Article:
Rahul Banerjee, MD, FACP, discusses a recent presentation from the Tandem meeting regarding BCMA CAR T-cell therapy in patients with multiple myeloma.
Real-world studies, while certainly not new in oncology, are particularly relevant to novel chimeric antigen receptor T-cell (CAR-T) therapies given the intertwining web of factors that factor into how well a “living drug” works: underlying disease, patient co-morbidities, T-cell function, and more. A recently published real-world analysis of idecabtagene vicleucel (ide-cel), a BCMA-targeting CAR-T therapy in multiple myeloma (MM), demonstrated that 75% of patients who received ide-cel in the real world would have been ineligible for the KarMMa trial of this drug. Among patients who are aged ≥70 at diagnosis, this figure likely surpasses 90%.
At this year’s ASTCT/CIBMTR Tandem 2023 meeting, abstract #42 (with Dr. Surbhi Sidana and Dr. Lauren Peres as co-first authors) dives deep into a particular subset of the real-world experience with ide-cel: namely, their renal-world experience encompassing a wide range of creatinine clearance (CrCL) values and underlying explanations. The authors describe 211 patients with relapsed/refractory (R/R) MM, 28 (13%) of whom had CrCL < 50 mL/min. There was no difference between patients with versus without renal insufficiency in terms of total infused CAR-T dose or progression-free survival. Unsurprisingly, renal impairment was unlikely to reverse entirely after CAR-T therapy. Grade 3+ cytopenias (typically requiring transfusions or growth factors) occurred at similar frequencies at the 3-month mark but were more common in the renal-insufficiency group 1 month after CAR-T.
We interviewed Dr. Sidana (@SurbhiSidanaMD), the presenting author, to hear a bit more about the rationale for this study and future directions based on the results. (Responses edited for clarity.)
Dr. Banerjee: Of the many patient sub-populations who were excluded from the seminal KARMMa or CARTITUDE-1 trials of BCMA CAR-T therapy in multiple myeloma, why did you choose to focus on renal insufficiency in particular?
Dr. Sidana: We focused on renal insufficiency as it affects a large proportion of patients with MM. Renal insufficiency is a common presenting symptom and, in fact, is one of the four hallmark CRAB criteria defining active myeloma as part. One fourth of patients with myeloma present with renal insufficiency at the time of active myeloma diagnosis. Several patients also develop renal insufficiency with treatment and relapse. Although we do not have exact numbers, it is likely that the proportion of patients impacted by renal insufficiency in R/R MM (where CAR-T is currently approved) is even higher than at diagnosis. Therefore, it is imperative that we do everything possible to safely deliver novel therapeutics like CAR-T to these patients. This is what motivated us to focus on renal insufficiency.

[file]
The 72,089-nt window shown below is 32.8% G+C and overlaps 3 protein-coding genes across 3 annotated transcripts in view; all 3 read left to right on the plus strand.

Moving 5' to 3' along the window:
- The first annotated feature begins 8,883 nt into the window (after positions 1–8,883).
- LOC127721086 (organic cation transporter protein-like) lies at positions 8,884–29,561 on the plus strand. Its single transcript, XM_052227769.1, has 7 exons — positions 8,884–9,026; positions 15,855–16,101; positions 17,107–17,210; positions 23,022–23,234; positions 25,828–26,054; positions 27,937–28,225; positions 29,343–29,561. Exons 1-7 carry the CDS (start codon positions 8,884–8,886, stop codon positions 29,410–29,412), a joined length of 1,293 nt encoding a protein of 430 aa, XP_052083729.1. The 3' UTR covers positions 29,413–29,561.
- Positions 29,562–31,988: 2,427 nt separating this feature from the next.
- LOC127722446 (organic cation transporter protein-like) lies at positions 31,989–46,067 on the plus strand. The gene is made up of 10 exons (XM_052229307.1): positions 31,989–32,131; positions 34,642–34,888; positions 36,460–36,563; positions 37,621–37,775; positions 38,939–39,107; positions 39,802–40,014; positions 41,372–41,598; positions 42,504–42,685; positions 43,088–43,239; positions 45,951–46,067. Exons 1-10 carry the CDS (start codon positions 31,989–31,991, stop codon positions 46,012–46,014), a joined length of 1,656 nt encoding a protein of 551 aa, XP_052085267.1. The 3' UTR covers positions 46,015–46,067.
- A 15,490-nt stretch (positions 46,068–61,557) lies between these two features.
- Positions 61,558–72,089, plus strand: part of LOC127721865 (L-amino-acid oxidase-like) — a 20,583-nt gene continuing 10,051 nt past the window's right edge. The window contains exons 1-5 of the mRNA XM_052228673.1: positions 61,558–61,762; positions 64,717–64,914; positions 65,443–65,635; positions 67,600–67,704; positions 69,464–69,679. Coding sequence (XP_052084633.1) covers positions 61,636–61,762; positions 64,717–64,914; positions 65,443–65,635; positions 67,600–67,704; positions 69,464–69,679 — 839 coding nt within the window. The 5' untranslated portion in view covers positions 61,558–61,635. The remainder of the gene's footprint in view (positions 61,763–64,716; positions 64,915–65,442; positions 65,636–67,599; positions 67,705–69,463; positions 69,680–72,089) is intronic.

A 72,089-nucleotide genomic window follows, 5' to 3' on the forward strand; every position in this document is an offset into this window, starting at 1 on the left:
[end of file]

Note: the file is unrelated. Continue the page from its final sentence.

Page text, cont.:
Dr. Banerjee: Excellent points all around. You noted that Grade 3+ cytopenias were more common at 1 month in the renal insufficiency cohort, but that there was no difference between cohorts at the 3-month mark. Do you have any hypotheses as to why this was the case? Perhaps due to lymphodepletion?
Dr. Sidana: It is hard to speculate as to the reason why short-term cytopenias were more common in patients with renal impairment. As you noted, this may have been due to the impact of lymphodepletion or different kinetics of CAR-T expansion in this patient population. Our data from this study are hypothesis-generating, and we hope to learn more with future investigation as part of a prospective clinical trial.
Dr. Banerjee: In your abstract, you comment specifically on patients who received reduced-dose fludarabine as part of lymphodepletion in each cohort. Did any of the patients in this analysis receive alternative regimens such as bendamustine due to the international fludarabine shortage that peaked in 2022?
Dr. Sidana: These data did not overlap with the fludarabine shortage, and all patients in our cohort received fludarabine and cyclophosphamide (Flu/Cy) for lymphodepletion. As you mentioned, fludarabine was dose-reduced in the majority of patients with renal insufficiency. Because institutional practice varied between centers, we do not know what the optimal dose reduction of fludarabine is in this population. For this reason, we are planning a Phase 2 trial of ide-cel in this patient population with uniform dose reduction of fludarabine based on CrCL.
The Myeloma CAR-T Consortium’s work fills a valuable gap in our understanding of whether CAR-T therapy is safe and effective in patients with kidney disease. Indeed, their analysis even included a patient who was on hemodialysis at the time of CAR-T infusion. Other abstracts being presented at #Tandem23, for example abstract 245 (“Fludarabine exposure impact on safety and efficacy of ide-cel in R/R MM”, being presented by Dr. Frederick Locke and colleagues), also show that fludarabine dose intensity – a common question in patients with renal insufficiency – does not appear to impact outcomes with ide-cel in MM.